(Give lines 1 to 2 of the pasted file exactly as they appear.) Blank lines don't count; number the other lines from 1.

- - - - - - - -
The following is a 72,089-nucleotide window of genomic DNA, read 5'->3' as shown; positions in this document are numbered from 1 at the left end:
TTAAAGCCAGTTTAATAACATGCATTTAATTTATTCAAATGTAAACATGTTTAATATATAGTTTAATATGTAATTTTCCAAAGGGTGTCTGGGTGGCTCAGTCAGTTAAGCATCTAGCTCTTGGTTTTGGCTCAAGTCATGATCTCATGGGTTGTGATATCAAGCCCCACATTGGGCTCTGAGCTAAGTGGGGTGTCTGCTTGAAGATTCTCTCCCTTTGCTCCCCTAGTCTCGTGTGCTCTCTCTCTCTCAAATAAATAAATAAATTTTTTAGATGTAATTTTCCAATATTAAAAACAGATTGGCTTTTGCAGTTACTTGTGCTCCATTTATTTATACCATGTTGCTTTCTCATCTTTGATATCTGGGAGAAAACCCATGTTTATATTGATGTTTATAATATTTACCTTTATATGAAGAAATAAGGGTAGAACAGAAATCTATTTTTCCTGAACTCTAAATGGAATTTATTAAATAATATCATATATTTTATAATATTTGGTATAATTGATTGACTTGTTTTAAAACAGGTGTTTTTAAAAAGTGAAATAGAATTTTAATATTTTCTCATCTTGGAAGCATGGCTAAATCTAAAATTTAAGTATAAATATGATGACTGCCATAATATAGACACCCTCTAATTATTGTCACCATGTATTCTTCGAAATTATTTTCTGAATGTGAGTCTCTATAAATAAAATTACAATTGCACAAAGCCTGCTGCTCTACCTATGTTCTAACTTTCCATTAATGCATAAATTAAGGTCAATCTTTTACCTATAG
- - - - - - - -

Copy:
The following is a 72,089-nucleotide window of genomic DNA, read 5'->3' as shown; positions in this document are numbered from 1 at the left end:
TTAAAGCCAGTTTAATAACATGCATTTAATTTATTCAAATGTAAACATGTTTAATATATAGTTTAATATGTAATTTTCCAAAGGGTGTCTGGGTGGCTCAGTCAGTTAAGCATCTAGCTCTTGGTTTTGGCTCAAGTCATGATCTCATGGGTTGTGATATCAAGCCCCACATTGGGCTCTGAGCTAAGTGGGGTGTCTGCTTGAAGATTCTCTCCCTTTGCTCCCCTAGTCTCGTGTGCTCTCTCTCTCTCAAATAAATAAATAAATTTTTTAGATGTAATTTTCCAATATTAAAAACAGATTGGCTTTTGCAGTTACTTGTGCTCCATTTATTTATACCATGTTGCTTTCTCATCTTTGATATCTGGGAGAAAACCCATGTTTATATTGATGTTTATAATATTTACCTTTATATGAAGAAATAAGGGTAGAACAGAAATCTATTTTTCCTGAACTCTAAATGGAATTTATTAAATAATATCATATATTTTATAATATTTGGTATAATTGATTGACTTGTTTTAAAACAGGTGTTTTTAAAAAGTGAAATAGAATTTTAATATTTTCTCATCTTGGAAGCATGGCTAAATCTAAAATTTAAGTATAAATATGATGACTGCCATAATATAGACACCCTCTAATTATTGTCACCATGTATTCTTCGAAATTATTTTCTGAATGTGAGTCTCTATAAATAAAATTACAATTGCACAAAGCCTGCTGCTCTACCTATGTTCTAACTTTCCATTAATGCATAAATTAAGGTCAATCTTTTACCTATAG